Masajo is writing about a love affair. The kimono she is wearing, being thin, is suggestive of light silk clinging to her figure. Not only sensual, it also suggests coolness, or trying to stay cool by what one wears. It is summer, a time of burning heat. She compares the kigo, “summer kimono,” to the burning of her passionate love for “him”. Interpreted from a woman’s point of view: Even though she’s trying to remain cool and composed and not even think about her lover, she finds herself filled with desire.

From reading Fire, Beauty and Haiku: Life, Love and Poetry of Suzuki Masajo2 by Susumu Takiguchi, it appears that that Masajo may have written this haiku while she was married but fallen into an affair with the great love of her life. And so, perhaps she was trying to resist her feelings because she was married. Having a love affair may be fulfilling, but it is not really the acceptable or moral thing to do. She might have been feeling a conflict between desire for her lover and duty toward her husband.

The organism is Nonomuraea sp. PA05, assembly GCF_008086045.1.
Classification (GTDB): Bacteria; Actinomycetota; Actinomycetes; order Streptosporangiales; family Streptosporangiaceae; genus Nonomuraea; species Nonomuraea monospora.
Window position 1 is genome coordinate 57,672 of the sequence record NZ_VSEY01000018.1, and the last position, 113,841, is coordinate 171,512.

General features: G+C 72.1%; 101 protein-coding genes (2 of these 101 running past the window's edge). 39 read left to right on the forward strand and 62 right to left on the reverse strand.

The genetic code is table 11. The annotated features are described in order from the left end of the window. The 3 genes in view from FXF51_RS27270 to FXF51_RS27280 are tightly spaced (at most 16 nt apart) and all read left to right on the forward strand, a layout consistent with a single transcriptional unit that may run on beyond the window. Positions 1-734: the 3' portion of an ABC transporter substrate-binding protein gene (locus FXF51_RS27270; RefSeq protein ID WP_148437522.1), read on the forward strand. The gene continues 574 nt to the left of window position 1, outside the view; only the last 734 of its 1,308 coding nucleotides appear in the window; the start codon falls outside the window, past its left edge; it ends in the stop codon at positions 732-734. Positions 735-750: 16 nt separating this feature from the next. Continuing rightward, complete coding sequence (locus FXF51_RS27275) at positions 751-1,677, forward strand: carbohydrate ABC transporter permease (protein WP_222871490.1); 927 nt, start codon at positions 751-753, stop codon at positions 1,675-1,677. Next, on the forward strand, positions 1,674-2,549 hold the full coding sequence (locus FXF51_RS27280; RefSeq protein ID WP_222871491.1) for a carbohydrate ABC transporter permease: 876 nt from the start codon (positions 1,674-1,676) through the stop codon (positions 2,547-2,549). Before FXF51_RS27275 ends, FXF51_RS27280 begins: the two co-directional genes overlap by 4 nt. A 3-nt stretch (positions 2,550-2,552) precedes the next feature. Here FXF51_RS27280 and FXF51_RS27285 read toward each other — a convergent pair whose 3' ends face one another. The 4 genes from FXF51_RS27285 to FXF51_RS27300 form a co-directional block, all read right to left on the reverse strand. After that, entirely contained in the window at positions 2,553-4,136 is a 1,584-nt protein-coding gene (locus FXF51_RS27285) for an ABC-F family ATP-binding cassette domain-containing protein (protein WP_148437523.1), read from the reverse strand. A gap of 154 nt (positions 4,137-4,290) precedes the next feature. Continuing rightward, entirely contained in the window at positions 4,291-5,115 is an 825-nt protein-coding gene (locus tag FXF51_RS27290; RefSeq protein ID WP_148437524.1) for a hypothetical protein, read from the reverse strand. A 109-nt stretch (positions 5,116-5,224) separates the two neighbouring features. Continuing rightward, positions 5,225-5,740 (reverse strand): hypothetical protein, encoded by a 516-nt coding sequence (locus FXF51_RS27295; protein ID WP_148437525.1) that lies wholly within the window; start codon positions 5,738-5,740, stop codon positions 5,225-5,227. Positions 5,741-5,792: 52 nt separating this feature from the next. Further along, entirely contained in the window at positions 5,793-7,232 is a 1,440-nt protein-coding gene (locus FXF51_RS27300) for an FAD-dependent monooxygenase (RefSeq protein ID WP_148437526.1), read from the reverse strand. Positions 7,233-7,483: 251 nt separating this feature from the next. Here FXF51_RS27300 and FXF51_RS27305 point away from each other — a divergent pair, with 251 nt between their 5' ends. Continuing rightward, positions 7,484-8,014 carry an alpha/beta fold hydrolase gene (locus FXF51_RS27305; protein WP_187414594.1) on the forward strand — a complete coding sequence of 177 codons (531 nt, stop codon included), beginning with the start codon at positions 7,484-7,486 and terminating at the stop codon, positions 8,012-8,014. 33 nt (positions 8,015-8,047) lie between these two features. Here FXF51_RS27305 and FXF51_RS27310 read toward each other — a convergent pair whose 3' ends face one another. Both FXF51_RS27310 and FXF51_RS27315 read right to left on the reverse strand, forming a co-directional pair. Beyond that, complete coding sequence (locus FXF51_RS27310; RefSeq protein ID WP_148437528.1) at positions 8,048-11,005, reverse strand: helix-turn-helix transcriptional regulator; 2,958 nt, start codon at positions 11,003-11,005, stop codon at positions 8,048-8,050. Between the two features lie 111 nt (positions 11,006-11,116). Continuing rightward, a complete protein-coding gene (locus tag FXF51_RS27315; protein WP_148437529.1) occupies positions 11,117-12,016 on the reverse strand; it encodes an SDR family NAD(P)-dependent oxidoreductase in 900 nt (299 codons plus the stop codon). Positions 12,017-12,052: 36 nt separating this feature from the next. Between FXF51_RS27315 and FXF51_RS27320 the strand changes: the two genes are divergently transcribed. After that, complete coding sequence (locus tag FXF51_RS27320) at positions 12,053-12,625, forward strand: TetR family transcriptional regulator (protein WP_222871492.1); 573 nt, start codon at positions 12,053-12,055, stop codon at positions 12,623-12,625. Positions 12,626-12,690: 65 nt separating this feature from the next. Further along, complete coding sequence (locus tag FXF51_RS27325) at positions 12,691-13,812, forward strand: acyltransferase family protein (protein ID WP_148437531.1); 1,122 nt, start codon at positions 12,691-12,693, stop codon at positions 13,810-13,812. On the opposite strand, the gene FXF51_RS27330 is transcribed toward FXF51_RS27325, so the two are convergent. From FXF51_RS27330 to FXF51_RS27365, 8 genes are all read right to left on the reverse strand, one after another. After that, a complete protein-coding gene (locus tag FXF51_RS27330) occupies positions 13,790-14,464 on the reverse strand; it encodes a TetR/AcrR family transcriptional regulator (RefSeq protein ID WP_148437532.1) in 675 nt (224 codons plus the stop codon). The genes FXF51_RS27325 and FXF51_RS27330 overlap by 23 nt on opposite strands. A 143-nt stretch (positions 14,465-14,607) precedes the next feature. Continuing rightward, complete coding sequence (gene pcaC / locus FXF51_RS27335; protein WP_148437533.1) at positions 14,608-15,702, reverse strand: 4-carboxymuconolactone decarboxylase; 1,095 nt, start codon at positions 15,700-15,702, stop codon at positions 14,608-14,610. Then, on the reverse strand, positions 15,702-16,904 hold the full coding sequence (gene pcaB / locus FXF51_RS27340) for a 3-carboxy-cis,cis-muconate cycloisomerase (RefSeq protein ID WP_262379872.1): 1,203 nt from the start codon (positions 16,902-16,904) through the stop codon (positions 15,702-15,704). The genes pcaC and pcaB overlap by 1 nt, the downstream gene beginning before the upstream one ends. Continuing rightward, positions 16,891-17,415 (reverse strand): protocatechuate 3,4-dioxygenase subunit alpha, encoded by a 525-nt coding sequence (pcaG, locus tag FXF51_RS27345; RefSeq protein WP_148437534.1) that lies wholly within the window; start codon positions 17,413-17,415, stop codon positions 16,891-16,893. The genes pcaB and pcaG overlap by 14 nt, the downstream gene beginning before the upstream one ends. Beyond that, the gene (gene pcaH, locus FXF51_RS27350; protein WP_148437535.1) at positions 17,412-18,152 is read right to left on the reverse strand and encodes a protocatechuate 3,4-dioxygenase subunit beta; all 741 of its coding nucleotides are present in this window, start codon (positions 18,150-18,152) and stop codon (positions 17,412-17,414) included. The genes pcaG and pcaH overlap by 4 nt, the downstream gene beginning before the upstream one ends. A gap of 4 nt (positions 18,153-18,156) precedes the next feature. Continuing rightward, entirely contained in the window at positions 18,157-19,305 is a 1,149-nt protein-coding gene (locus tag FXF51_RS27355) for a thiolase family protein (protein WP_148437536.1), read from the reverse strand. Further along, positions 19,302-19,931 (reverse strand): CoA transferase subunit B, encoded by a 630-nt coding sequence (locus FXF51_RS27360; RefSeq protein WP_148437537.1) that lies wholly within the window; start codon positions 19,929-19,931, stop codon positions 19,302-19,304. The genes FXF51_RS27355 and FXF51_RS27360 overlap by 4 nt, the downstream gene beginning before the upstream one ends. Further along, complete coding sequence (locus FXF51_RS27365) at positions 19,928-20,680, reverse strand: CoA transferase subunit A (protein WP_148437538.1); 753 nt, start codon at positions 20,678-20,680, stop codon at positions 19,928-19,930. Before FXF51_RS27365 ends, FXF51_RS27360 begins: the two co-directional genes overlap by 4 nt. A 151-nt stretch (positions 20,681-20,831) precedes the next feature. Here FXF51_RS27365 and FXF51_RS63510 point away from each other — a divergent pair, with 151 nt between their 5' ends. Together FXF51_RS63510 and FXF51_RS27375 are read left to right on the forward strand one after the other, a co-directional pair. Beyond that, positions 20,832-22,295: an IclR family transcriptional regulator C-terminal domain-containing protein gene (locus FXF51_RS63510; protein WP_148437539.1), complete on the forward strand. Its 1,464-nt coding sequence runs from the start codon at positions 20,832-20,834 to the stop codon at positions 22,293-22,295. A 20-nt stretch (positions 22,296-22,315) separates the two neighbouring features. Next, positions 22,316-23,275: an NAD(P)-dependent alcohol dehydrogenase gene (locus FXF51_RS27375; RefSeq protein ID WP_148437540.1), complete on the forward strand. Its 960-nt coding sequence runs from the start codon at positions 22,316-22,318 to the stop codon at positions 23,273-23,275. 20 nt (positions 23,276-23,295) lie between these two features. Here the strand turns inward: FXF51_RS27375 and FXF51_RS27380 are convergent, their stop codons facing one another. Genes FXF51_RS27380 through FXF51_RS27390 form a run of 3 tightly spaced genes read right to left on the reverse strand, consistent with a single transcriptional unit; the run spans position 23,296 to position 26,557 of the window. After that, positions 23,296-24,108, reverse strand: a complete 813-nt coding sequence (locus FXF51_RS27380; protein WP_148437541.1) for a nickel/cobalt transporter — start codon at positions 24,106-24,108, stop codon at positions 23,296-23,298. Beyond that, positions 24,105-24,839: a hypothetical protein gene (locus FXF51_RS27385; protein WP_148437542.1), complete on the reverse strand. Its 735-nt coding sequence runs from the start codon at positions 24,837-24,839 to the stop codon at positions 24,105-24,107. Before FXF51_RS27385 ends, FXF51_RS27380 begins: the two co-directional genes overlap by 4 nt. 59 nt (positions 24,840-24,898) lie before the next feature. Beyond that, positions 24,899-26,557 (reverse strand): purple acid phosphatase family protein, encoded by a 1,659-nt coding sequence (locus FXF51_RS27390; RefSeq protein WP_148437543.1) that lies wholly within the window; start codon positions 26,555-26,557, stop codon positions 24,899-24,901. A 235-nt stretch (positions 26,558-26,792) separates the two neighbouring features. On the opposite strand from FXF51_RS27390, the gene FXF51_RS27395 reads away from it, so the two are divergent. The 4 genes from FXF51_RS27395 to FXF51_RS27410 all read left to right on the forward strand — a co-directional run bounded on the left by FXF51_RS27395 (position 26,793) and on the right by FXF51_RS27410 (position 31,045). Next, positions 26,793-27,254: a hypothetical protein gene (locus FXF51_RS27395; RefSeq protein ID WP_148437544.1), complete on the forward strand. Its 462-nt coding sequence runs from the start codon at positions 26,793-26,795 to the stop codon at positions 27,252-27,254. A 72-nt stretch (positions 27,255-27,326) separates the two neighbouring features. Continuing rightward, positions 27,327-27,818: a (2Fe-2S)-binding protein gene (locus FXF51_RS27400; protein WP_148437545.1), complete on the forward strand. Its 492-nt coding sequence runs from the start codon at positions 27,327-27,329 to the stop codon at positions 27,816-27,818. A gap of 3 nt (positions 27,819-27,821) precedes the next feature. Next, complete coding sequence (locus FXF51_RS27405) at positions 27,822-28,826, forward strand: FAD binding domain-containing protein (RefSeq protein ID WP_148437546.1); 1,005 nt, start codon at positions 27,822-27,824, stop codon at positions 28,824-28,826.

What makes it work and appeal? (from the dissection/study)

1.) kigo: “summer kimono” is perfect to indicate the summer heat, her woman’s body/figure, and a need to stay cool. She is “dressed” but in the next two lines, she is revealed — she has opened up her inner self, as if naked, showing her hidden desire. The choice of  images combined with the kigo seem flawless and exquisite.

2.) the use of comparison: heat of summer (implied by her kimono) to burning love.